How many times has your child brought a study guide home the night before the test? Does it drive you nuts? Teachers who send a study guide home the night before a test are encouraging a bad study habit: cramming.
Some people swear by cramming. They insist that waiting until the last minute provides a sense of immediacy that helps them retain more information and thereby perform better on the test. While this strategy may provide short-term benefits, it does not promote long-term learning or retention. Acquiring knowledge requires building on a history of facts and information.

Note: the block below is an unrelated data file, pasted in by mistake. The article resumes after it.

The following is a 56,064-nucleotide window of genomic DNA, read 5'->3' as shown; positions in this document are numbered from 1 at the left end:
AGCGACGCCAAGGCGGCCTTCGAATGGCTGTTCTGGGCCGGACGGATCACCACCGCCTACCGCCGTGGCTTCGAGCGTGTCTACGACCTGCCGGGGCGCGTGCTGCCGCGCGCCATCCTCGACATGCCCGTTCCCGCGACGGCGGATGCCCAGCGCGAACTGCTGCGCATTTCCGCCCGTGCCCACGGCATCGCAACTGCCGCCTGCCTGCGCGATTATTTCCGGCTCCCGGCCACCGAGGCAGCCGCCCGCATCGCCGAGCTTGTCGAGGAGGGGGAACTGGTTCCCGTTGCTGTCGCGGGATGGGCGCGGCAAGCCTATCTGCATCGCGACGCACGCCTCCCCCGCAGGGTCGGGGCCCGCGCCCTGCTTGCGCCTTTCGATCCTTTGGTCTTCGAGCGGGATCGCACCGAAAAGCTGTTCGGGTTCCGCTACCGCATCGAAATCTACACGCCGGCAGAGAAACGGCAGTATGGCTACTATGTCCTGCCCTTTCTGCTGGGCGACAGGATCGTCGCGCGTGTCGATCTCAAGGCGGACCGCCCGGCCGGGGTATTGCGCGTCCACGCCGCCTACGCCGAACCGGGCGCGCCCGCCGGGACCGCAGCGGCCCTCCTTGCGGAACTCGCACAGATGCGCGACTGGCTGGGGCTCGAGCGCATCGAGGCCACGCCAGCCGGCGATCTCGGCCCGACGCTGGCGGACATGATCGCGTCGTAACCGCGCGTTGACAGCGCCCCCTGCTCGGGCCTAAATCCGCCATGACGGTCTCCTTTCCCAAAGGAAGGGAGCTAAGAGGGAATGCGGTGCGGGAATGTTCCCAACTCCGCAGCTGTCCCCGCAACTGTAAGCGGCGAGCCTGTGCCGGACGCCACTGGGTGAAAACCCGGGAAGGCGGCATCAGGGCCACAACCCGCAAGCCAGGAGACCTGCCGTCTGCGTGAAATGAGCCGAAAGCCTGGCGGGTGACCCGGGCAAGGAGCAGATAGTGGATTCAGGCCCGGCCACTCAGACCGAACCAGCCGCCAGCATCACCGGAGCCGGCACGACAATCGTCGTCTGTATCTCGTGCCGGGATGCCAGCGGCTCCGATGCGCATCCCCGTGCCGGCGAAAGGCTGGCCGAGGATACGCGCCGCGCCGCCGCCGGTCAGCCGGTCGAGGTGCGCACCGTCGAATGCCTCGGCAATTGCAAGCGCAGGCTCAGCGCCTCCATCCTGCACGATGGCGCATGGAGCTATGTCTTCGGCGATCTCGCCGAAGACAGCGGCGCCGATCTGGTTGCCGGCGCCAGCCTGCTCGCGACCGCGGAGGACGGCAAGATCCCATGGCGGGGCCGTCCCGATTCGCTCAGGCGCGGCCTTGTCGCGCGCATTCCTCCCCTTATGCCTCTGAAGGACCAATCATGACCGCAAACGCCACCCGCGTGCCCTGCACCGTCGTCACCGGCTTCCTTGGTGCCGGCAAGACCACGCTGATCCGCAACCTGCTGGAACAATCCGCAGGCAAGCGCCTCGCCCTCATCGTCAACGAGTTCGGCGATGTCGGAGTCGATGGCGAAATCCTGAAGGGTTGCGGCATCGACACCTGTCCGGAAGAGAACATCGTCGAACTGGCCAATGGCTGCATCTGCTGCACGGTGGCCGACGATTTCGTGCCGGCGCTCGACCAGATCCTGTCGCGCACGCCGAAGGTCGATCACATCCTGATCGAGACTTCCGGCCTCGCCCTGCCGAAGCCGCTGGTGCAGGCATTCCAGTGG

Thankfully your child is already studying every night—there’s no such thing as “no homework,” remember? That gives them a leg up. But even if your child brings a study guide home the night before the test, don’t tackle it in one setting. Take breaks during studying to allow the information to sink in. Think of studying as a gentle rain instead of a roaring flood. Information needs time to soak into the mind instead of overwhelming it and running off. Hold one last short review right before bed; your child is more likely to wake up remembering the last thing he or she heard.
Never cram for a test. Study over the course of several days and take frequent breaks.